• Lakim Shabazz: As a founding member of the original Flavor Unit, Lakim‘s brief foray into the world of rap was brief but significant. One of the earliest rappers to introduce the genre to the teachings and concepts of the Five Percent Nation, his ultra-militant pro-black raps displayed a high degree of lyrical skill and verbal acrobatics that left a lasting legacy. To this day, Lakim gets name-checked as a favourite rapper of some of your favourite rappers.
  • Master Ace: Back in the Cold Chillin’ days, he was known as the Master. These days, anyone who knows me knows that I consider Masta Ace (@mastaace) to be one of the best rappers to ever grip a microphone. He may be the most underrated storyteller in the history of the game! I own a copy of Take a Look Around and I remember Ace looking stunned when I saw him in Toronto asked him to tag my copy up for me. Cool moment. I can talk about this dude for days. Looking back, this record was considered to be kinda ‘soft’ at the time but this shit definitely holds up. “As I Reminisce” is fire and “Together” is one of my favourite album outros from out of that time period.
  • Richie Rich: Rich (@RICHIERICH) has two massive claims to fame. Firstly, he left a huge impression upon a pre-fame Snoop Doggy Dogg (@SnoopDogg), to the point he directly influenced the sound and stylistics of Snoop‘s raps. Secondly, he became the first rapper from the Bay to sign with Def Jam (@defjam), the significance of which can’t really be overstated given that this occurred in 1995—just a year prior the beginning of the end of the east-west feud. Listening to Don’t Do It nowadays and it’s still 100% Oakland through and through.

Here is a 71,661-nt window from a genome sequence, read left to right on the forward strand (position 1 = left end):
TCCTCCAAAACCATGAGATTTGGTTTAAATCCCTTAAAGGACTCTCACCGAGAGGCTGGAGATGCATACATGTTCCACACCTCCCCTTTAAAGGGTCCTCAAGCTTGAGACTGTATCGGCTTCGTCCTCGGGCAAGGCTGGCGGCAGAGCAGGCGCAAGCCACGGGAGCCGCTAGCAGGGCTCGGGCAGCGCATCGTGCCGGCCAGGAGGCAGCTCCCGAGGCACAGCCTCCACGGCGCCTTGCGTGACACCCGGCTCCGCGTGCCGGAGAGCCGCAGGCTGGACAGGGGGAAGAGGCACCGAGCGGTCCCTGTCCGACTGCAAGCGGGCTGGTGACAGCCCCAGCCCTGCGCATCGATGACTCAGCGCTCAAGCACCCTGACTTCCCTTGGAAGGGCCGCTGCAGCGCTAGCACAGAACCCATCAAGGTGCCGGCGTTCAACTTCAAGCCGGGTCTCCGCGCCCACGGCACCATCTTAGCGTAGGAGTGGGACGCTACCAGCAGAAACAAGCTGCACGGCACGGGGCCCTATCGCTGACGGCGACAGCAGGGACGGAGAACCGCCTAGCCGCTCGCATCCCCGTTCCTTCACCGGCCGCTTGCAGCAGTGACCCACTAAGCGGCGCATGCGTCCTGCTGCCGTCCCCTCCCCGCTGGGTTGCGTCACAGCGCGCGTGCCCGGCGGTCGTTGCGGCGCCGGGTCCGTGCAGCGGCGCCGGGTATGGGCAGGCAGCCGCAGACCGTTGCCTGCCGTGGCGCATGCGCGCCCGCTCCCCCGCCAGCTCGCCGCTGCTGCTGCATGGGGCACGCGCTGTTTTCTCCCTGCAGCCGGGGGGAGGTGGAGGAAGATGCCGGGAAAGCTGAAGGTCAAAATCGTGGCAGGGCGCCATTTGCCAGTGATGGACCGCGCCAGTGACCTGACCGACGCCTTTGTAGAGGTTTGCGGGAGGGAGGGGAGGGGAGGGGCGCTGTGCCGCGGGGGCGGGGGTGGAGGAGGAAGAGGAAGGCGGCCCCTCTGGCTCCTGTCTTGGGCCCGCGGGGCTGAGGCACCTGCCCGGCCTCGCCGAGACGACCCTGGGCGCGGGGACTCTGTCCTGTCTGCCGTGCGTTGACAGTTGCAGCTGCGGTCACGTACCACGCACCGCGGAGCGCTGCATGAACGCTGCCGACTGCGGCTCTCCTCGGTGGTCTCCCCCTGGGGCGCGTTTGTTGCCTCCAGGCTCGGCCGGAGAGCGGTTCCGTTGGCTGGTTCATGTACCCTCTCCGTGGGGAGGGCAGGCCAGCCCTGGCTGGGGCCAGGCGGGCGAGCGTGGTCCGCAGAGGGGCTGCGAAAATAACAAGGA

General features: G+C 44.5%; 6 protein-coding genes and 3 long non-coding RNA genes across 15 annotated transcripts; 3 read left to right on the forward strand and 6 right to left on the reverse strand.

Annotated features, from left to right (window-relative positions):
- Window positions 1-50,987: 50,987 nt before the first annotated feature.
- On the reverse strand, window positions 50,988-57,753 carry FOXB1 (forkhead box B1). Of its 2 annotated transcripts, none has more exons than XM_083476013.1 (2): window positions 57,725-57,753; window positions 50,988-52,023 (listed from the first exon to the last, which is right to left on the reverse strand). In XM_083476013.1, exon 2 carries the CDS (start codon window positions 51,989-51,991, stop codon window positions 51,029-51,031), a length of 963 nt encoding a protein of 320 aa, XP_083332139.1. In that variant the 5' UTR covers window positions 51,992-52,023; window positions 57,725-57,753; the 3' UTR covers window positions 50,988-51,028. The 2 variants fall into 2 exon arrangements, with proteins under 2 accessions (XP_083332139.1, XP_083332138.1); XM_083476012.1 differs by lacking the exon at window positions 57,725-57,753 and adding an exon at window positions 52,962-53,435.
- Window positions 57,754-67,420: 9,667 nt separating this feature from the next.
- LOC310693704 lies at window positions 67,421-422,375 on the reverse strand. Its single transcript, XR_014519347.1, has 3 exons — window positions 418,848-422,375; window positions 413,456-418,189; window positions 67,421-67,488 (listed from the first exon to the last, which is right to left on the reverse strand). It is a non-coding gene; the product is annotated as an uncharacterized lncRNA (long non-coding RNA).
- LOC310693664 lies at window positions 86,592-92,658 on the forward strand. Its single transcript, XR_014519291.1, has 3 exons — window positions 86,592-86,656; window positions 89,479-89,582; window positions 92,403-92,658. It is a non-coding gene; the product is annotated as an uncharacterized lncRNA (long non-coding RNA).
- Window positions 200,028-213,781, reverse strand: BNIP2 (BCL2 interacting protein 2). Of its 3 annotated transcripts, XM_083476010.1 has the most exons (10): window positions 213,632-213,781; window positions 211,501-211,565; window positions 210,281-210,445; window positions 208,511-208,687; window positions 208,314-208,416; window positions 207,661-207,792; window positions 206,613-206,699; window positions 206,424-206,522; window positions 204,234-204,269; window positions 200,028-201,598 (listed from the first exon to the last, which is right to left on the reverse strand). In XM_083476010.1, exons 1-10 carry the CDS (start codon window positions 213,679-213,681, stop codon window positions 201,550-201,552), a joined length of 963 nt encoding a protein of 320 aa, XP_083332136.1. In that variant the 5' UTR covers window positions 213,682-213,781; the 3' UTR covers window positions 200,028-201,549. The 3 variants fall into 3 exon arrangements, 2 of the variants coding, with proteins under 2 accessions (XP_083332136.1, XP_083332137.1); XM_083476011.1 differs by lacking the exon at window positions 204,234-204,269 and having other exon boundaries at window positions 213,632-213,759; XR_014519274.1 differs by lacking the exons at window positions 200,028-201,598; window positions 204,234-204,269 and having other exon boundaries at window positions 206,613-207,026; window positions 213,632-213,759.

• Shazzy: Who remembers Shazzy!? Dante Ross (@DanteRoss) was one of the executive producers on this project, and apparently, he shits all over it these days. That’s a shame because I was always a Stimulated Dummies fan and I really fux with the beats on this album! One of the earliest ‘femcees’ that can be remembered, there is very little information on Shazzy, presently or historically, which is unfortunate because this album still goes pretty hard!

So that’s it! More than two years after it began, I am finally putting this playlist series to bed. Having said that, as I’ve done with the other entries, I will be periodically adding tracks as they become available. Hopefully, there won’t be too many subtractions, only additions! How do you think I did for the 1990 playlist? Any notable omissions that I failed to cover? If so, who do you suggest I include?

Honestly, rap music brings me a ton of joy so I hope these playlists sent a lot of pleasure / memories / information your way. The first entry into this series, rappity raps circa ’91, peaked at a total of 30 followers on Spotify and it brings me an untold amount of satisfaction when you guys follow and listen to these playlists — I really dig having the opportunity to nerd out on this rap shit with anyone willing to engage. If you’re able to help drive the follow counts up on these, it would mean a lot to me. I’d like to think of this series as a comprehensive catalogue for all the heads out there looking for a deep dive into the genre. I hope you can appreciate all of the love and effort! If you are also willing to participate in the poll below, it would be helpful to me. Thanks for reading, listening, and for all of your support! 🕺